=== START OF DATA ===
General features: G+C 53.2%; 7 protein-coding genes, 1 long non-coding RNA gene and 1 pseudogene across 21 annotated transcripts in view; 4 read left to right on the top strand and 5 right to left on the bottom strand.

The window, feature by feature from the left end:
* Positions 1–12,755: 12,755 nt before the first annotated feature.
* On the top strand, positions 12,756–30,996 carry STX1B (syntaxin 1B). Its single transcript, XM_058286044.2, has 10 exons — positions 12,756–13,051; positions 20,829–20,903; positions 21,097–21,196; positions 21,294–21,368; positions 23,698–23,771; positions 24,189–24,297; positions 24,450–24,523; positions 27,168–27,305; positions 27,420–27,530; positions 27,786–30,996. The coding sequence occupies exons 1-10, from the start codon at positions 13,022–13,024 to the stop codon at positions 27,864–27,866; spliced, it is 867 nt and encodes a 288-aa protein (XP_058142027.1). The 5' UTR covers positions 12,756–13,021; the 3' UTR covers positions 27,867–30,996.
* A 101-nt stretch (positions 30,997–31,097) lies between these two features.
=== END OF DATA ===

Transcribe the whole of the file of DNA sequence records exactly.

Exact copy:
General features: G+C 53.2%; 7 protein-coding genes, 1 long non-coding RNA gene and 1 pseudogene across 21 annotated transcripts in view; 4 read left to right on the top strand and 5 right to left on the bottom strand.

The window, feature by feature from the left end:
* Positions 1–12,755: 12,755 nt before the first annotated feature.
* On the top strand, positions 12,756–30,996 carry STX1B (syntaxin 1B). Its single transcript, XM_058286044.2, has 10 exons — positions 12,756–13,051; positions 20,829–20,903; positions 21,097–21,196; positions 21,294–21,368; positions 23,698–23,771; positions 24,189–24,297; positions 24,450–24,523; positions 27,168–27,305; positions 27,420–27,530; positions 27,786–30,996. The coding sequence occupies exons 1-10, from the start codon at positions 13,022–13,024 to the stop codon at positions 27,864–27,866; spliced, it is 867 nt and encodes a 288-aa protein (XP_058142027.1). The 5' UTR covers positions 12,756–13,021; the 3' UTR covers positions 27,867–30,996.
* A 101-nt stretch (positions 30,997–31,097) lies between these two features.